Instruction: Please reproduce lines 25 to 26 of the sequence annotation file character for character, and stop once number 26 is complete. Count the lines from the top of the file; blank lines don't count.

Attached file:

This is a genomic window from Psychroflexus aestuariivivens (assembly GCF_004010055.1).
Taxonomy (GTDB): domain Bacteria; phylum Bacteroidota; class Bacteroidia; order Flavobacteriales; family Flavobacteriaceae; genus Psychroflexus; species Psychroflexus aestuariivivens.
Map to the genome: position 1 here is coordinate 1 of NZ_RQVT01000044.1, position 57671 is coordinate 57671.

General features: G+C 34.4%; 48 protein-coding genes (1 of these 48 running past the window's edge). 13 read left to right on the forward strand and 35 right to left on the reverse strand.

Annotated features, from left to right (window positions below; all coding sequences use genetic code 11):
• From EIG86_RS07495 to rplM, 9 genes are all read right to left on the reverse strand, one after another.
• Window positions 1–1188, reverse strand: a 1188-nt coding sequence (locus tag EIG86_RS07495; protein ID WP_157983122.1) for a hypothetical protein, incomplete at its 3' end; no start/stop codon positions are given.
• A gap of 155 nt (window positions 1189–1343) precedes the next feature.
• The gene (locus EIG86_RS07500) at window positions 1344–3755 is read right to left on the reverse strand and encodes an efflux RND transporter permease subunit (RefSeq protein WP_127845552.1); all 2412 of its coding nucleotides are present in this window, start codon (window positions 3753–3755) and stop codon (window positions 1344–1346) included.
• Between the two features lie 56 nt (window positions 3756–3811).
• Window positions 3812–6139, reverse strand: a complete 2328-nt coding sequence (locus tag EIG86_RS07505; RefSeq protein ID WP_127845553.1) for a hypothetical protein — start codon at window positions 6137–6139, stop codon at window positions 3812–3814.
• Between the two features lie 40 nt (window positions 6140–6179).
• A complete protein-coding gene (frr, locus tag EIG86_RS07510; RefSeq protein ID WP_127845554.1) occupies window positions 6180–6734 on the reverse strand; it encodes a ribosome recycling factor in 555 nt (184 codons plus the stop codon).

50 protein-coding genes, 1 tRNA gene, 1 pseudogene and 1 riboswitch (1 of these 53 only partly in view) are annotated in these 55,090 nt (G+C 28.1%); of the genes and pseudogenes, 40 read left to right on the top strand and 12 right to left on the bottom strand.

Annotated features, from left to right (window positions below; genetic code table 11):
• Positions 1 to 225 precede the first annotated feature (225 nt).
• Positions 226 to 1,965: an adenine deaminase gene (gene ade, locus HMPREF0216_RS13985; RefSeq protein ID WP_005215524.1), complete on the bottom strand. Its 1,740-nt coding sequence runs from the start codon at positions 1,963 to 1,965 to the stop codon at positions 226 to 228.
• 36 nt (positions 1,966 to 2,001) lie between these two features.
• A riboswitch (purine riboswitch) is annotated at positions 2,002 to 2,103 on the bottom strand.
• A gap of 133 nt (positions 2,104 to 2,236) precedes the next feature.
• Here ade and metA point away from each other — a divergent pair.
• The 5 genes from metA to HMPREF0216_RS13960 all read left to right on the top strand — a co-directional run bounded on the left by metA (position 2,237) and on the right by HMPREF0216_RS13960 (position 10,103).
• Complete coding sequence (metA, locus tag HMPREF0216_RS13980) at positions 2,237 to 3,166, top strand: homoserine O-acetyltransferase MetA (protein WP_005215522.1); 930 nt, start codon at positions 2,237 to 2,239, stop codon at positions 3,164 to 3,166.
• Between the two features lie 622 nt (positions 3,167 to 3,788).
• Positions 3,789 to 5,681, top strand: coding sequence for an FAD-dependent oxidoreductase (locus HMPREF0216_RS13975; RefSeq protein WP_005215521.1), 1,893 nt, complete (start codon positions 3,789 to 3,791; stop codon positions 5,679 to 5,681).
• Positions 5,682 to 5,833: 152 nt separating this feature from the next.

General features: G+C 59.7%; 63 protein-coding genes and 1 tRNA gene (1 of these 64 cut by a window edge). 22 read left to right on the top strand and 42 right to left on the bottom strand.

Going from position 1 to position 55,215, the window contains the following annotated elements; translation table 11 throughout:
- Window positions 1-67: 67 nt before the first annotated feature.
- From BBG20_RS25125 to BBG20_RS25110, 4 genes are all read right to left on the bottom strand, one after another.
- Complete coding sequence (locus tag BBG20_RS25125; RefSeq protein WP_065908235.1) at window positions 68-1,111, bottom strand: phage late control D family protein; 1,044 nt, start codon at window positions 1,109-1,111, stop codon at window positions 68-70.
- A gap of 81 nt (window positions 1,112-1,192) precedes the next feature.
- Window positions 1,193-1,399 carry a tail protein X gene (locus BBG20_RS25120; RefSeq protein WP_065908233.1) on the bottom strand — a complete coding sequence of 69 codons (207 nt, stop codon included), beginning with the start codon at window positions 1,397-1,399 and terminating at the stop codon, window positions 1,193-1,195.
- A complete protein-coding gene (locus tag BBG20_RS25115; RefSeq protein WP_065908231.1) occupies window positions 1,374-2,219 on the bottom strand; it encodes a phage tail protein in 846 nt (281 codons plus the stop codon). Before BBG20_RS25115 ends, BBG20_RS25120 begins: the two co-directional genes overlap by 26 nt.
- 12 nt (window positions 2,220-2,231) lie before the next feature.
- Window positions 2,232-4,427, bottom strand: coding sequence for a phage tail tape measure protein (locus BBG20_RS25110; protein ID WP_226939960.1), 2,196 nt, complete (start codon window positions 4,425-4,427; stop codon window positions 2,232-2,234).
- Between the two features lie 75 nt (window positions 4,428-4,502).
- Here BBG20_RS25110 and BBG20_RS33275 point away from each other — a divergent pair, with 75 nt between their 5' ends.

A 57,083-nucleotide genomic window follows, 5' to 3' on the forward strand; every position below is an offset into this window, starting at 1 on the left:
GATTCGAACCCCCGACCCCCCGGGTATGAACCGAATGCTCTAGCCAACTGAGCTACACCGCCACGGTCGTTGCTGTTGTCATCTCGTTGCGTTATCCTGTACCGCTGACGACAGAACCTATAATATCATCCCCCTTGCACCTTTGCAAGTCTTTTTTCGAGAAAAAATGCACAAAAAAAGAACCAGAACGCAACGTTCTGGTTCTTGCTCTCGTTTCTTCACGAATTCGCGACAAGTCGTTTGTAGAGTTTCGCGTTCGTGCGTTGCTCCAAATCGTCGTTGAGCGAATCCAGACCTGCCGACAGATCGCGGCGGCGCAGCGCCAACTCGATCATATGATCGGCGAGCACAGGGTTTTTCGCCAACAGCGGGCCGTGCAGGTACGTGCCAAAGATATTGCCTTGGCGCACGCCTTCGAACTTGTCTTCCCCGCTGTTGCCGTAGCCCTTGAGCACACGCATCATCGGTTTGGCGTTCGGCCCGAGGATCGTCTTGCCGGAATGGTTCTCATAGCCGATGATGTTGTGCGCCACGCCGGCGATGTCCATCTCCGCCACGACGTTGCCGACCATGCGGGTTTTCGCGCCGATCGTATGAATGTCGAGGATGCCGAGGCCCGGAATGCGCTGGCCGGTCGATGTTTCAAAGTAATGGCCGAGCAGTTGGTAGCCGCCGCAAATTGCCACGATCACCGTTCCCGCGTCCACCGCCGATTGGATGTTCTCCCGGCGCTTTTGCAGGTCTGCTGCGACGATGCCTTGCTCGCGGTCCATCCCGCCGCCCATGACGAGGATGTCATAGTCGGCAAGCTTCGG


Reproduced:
• Positions 3,789 to 5,681, top strand: coding sequence for an FAD-dependent oxidoreductase (locus HMPREF0216_RS13975; RefSeq protein WP_005215521.1), 1,893 nt, complete (start codon positions 3,789 to 3,791; stop codon positions 5,679 to 5,681).
• Positions 5,682 to 5,833: 152 nt separating this feature from the next.